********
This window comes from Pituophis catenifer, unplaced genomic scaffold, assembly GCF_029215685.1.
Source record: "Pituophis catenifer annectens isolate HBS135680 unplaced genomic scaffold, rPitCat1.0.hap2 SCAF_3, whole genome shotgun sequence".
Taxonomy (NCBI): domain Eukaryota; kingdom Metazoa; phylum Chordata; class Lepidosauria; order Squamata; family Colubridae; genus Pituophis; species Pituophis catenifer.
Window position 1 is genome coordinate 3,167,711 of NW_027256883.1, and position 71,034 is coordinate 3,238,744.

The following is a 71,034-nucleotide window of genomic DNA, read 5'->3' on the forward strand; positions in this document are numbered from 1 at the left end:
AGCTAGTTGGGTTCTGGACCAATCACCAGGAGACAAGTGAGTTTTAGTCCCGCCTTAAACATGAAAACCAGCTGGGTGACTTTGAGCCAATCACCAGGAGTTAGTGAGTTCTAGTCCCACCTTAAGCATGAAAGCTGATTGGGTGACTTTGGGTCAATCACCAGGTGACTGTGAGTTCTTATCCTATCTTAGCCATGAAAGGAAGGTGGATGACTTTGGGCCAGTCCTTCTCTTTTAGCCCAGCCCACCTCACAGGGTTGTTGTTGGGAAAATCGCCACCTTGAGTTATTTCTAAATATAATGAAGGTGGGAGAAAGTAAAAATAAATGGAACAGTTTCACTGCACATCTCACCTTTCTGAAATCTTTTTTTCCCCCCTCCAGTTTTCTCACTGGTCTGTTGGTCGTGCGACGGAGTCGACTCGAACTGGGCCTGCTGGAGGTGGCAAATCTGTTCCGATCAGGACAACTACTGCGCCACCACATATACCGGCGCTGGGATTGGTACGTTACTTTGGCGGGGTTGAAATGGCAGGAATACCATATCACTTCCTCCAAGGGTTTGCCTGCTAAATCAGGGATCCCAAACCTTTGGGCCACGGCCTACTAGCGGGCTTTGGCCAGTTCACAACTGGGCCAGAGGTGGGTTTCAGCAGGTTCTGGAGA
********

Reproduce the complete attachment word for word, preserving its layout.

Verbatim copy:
This window comes from Pituophis catenifer, unplaced genomic scaffold, assembly GCF_029215685.1.
Source record: "Pituophis catenifer annectens isolate HBS135680 unplaced genomic scaffold, rPitCat1.0.hap2 SCAF_3, whole genome shotgun sequence".
Taxonomy (NCBI): domain Eukaryota; kingdom Metazoa; phylum Chordata; class Lepidosauria; order Squamata; family Colubridae; genus Pituophis; species Pituophis catenifer.
Window position 1 is genome coordinate 3,167,711 of NW_027256883.1, and position 71,034 is coordinate 3,238,744.

The following is a 71,034-nucleotide window of genomic DNA, read 5'->3' on the forward strand; positions in this document are numbered from 1 at the left end:
AGCTAGTTGGGTTCTGGACCAATCACCAGGAGACAAGTGAGTTTTAGTCCCGCCTTAAACATGAAAACCAGCTGGGTGACTTTGAGCCAATCACCAGGAGTTAGTGAGTTCTAGTCCCACCTTAAGCATGAAAGCTGATTGGGTGACTTTGGGTCAATCACCAGGTGACTGTGAGTTCTTATCCTATCTTAGCCATGAAAGGAAGGTGGATGACTTTGGGCCAGTCCTTCTCTTTTAGCCCAGCCCACCTCACAGGGTTGTTGTTGGGAAAATCGCCACCTTGAGTTATTTCTAAATATAATGAAGGTGGGAGAAAGTAAAAATAAATGGAACAGTTTCACTGCACATCTCACCTTTCTGAAATCTTTTTTTCCCCCCTCCAGTTTTCTCACTGGTCTGTTGGTCGTGCGACGGAGTCGACTCGAACTGGGCCTGCTGGAGGTGGCAAATCTGTTCCGATCAGGACAACTACTGCGCCACCACATATACCGGCGCTGGGATTGGTACGTTACTTTGGCGGGGTTGAAATGGCAGGAATACCATATCACTTCCTCCAAGGGTTTGCCTGCTAAATCAGGGATCCCAAACCTTTGGGCCACGGCCTACTAGCGGGCTTTGGCCAGTTCACAACTGGGCCAGAGGTGGGTTTCAGCAGGTTCTGGAGA